might have stood and let them go or just buy them. I suppose you could paraphrase if I think that a little knowledge is the danger absolutely. But at what point is this little knowledge enough knowledge. I mean when does this short range anxiety you have begin to relax. Because education has gone along far enough and strongly enough so that it benefits all then beginning to be felt. I think this ties in with something that we were mentioning earlier of the fact that education cannot be considered all by itself but must be considered in relation to social development and economic development and political development. And I believe that is only one of these three things are going along together that you can say you have arrived at a safe point about educational development. I think a number of the points that you made in this extremely good article called two revolutions was the fact that all of the latest
technology can be used in a way with less resistance in Asia or some of the developing countries because they don't have a lot of set standards to get rid of and they have not only set standards but vested interests. Right. People who whose economic interest will be upset by the introduction of new things. But on the other hand you point out that although technology could get in more easily the wherewithal to make it work is still not in existence. And of course one of the basic where with laws is not. Not money but an educated society that can make use of the things that are communicated so that we need education in order to develop the society. But we also have to have a developed society in order to make use of the education. But there is a statistic in this piece which I thought was a very encouraging one that is expected by 1990 18 of the Asian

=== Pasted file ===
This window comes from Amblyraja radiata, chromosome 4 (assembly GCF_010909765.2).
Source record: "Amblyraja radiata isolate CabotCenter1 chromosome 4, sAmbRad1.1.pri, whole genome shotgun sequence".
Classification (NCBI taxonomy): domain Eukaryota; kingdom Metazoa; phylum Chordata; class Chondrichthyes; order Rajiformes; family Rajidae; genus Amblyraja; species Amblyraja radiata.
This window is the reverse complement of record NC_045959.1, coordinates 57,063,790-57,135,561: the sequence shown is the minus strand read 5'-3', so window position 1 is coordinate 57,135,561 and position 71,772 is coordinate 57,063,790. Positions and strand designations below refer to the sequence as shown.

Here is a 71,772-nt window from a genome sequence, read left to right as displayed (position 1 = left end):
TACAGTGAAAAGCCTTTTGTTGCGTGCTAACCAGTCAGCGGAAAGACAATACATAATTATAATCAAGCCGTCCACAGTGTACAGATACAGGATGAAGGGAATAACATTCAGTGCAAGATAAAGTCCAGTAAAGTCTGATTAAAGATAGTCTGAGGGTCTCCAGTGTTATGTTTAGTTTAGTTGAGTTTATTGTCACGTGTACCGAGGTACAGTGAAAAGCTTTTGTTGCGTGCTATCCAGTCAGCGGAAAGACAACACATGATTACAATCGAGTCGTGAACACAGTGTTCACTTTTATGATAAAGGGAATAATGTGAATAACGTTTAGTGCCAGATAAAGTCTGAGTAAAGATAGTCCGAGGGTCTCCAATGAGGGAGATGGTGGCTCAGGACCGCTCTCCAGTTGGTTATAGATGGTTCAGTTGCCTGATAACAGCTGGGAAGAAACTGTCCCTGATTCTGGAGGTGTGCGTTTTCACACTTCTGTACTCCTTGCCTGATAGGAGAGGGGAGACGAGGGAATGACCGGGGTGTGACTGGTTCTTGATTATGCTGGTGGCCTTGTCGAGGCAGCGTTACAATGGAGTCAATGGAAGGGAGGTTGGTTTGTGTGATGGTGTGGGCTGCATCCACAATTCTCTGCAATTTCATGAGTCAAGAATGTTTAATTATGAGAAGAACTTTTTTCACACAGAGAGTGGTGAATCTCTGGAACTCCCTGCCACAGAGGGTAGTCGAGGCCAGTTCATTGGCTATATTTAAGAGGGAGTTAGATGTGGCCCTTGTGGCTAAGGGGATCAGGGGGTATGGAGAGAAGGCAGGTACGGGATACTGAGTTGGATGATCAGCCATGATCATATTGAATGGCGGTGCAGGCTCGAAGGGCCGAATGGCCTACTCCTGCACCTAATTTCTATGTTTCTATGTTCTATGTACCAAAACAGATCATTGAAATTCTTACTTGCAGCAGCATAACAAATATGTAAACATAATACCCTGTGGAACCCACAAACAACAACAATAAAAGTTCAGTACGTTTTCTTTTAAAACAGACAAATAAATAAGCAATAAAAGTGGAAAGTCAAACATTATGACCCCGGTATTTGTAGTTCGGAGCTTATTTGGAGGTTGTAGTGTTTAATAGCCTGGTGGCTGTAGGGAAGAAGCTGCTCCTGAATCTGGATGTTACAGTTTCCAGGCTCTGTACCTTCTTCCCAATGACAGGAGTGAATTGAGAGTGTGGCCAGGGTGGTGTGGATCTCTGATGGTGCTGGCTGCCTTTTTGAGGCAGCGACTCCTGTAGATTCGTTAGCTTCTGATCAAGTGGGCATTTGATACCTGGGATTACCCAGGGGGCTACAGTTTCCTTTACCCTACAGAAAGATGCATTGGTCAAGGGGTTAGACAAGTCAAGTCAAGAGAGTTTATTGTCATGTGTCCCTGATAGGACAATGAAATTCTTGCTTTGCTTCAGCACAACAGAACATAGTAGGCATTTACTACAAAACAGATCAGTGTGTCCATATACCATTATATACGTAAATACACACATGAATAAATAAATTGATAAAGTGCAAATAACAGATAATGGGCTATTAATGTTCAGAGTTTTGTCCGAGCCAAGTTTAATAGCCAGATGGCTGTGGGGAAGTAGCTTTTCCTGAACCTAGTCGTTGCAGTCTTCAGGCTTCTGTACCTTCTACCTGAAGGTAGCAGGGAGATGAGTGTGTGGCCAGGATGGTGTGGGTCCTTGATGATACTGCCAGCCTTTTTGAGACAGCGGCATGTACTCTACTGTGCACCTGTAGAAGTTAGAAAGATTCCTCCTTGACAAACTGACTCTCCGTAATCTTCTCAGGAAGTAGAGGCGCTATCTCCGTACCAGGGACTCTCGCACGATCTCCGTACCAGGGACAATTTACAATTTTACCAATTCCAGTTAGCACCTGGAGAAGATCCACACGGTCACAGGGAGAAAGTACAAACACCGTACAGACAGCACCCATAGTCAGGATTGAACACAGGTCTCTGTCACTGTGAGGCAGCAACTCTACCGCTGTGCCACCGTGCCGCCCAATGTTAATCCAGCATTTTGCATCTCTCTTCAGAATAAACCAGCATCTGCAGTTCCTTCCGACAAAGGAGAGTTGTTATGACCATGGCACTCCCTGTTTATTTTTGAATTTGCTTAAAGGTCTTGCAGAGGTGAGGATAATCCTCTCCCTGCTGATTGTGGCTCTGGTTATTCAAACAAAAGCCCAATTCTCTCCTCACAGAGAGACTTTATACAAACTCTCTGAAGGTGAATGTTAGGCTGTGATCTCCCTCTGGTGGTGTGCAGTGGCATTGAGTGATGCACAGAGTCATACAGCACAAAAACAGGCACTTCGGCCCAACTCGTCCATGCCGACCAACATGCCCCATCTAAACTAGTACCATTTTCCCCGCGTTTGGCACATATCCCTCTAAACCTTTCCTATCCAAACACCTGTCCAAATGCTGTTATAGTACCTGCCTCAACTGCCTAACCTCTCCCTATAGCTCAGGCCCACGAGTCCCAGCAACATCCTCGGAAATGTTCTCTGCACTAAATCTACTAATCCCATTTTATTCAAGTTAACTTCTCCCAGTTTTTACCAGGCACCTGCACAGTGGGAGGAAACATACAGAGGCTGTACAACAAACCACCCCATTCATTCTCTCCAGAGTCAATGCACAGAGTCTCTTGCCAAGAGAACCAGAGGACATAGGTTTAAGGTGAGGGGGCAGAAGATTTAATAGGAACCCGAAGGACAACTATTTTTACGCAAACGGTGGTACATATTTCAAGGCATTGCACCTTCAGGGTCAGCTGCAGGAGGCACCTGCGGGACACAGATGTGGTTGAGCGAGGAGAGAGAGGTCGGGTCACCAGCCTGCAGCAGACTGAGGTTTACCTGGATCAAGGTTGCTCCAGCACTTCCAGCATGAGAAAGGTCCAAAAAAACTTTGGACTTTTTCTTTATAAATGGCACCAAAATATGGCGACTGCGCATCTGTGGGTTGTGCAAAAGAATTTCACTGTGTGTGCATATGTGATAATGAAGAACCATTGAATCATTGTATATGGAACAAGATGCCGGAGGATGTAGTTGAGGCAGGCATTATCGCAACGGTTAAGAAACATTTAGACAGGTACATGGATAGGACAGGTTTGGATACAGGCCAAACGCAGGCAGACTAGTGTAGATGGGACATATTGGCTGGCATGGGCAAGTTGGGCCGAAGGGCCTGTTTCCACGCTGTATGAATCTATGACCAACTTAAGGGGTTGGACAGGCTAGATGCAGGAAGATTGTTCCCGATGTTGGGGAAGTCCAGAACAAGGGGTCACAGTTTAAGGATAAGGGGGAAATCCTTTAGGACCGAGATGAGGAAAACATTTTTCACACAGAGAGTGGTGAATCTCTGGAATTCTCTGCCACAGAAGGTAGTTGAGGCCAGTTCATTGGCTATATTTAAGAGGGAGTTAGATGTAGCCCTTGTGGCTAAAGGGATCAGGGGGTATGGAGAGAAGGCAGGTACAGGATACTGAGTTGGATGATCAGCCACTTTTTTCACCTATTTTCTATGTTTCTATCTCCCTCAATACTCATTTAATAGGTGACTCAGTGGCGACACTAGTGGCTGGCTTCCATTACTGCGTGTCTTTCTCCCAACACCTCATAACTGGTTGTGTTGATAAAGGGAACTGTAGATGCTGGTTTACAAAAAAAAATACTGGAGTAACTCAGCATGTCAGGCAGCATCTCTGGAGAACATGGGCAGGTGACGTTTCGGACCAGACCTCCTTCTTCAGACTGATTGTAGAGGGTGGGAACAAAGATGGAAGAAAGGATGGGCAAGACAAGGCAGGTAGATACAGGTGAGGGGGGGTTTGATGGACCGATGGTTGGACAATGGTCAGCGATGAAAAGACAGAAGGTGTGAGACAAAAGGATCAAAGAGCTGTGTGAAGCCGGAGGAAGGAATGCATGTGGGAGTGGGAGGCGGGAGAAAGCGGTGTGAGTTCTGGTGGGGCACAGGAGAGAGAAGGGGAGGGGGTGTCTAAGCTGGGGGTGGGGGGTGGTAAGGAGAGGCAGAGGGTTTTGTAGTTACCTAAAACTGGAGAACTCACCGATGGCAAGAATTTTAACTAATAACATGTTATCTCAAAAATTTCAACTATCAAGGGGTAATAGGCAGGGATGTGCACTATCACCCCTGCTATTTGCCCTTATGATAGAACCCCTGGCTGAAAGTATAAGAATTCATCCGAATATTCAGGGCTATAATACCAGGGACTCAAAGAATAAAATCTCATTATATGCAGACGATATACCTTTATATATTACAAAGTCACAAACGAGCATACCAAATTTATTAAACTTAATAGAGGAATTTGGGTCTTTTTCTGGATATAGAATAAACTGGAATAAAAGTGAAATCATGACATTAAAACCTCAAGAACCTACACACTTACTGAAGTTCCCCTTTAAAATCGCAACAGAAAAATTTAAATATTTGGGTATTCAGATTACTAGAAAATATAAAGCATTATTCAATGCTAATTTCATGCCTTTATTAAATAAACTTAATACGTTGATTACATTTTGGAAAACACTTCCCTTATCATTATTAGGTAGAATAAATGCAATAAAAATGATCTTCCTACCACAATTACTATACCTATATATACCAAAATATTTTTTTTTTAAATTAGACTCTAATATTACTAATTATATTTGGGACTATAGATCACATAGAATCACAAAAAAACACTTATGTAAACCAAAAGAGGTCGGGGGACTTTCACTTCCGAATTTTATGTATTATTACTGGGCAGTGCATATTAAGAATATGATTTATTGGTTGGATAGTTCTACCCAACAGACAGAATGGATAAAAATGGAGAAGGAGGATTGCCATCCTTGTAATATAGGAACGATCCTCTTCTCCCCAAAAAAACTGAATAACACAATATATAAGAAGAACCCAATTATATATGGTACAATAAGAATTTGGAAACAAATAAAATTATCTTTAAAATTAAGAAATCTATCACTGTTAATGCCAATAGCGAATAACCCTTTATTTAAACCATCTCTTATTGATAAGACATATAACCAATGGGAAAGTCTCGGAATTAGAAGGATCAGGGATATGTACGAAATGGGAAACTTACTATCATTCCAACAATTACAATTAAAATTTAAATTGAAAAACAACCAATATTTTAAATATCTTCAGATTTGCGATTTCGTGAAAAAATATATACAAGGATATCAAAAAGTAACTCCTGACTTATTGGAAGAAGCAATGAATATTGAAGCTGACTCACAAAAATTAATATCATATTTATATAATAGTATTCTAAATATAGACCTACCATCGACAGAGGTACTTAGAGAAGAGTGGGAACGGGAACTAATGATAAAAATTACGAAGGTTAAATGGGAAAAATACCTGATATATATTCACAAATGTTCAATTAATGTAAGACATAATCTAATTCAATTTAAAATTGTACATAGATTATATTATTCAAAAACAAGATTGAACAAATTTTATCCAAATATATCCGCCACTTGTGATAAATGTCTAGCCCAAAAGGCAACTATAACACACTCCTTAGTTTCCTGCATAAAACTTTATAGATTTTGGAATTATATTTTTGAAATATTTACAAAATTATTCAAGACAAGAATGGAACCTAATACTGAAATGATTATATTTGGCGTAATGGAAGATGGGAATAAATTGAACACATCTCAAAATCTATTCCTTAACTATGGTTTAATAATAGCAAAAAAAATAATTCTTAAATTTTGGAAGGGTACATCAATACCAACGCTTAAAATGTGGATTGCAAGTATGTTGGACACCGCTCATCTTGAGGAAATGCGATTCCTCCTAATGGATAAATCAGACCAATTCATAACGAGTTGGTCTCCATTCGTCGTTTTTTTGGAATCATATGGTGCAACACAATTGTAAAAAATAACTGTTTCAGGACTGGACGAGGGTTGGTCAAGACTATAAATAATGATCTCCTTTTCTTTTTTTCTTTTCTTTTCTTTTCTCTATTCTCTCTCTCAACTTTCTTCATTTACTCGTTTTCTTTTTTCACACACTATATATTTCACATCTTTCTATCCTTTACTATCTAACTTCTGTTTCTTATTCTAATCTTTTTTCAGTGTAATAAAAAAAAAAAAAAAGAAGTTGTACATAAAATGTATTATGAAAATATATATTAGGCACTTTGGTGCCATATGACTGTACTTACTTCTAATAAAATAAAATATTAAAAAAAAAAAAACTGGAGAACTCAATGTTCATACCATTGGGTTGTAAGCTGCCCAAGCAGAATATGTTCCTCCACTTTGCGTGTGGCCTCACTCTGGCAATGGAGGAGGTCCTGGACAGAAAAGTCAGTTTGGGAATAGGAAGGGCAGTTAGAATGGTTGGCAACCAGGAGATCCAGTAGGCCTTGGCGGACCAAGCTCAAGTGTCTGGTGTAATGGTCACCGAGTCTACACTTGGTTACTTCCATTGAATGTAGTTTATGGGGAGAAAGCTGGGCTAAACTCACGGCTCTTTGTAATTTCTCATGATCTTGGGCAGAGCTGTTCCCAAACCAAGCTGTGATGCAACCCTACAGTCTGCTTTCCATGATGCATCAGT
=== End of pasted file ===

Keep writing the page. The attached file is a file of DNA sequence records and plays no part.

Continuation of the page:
countries that we were discussing them should be universal education or let's say a literacy naturally going with it. You don't think that's too optimistic. No I think that's really true the figures that you're quoting are from a study that you Nasco people made on request of the Asian member states you Nasco and the level that they're speaking of is that by 1980 there will be. Compulsory 100 percent education through what they call elementary grades which I think goes through the sixth grade. This is in contrast to the present rate of 10 percent of those people of that age in school in Afghanistan at the present time. Fifty seven percent in India. And then it goes up higher in some countries. Taiwan I believe it's 98 percent in some Asian countries then you find the
differences in education and literacy. If you compare various parts of the absolute which are the countries which are most advanced from this point of view. Well of course Japan is as developed a country as the United States or a European country there in economic terms in education in so many way. Japan is exactly the same as a Western European country. Aside from that I would say that in in many ways Taiwan Singapore Malaysia are probably the most advanced in many of the ways. But it really is an unfortunate thing to try to make a scale of that sort you have to look at particular things and see how they stack up. Well many of us realize that a great deal of the United States foreign aid went to Japan it
went to Taiwan and that should it come to some extent for their progress. But are there other factors. I mean it is astonishing what the Japanese did. What was involved aside from money. This is a great great mystery that I think the Japanese have not yet themselves answered to their their satisfaction. And it goes back of course before the Second World War though their greatest development has been since then. There are Japanese who give high credit to the American occupation and think that this is how get them started in the right direction. Well Mr. Smith when you were the director president of the Franklin book programs. What part of you work to do with that books were disseminated. All the parts of the wound especially the objective was to help develop a local book publishing in developing countries not to distribute the books ourselves so that our purpose was to try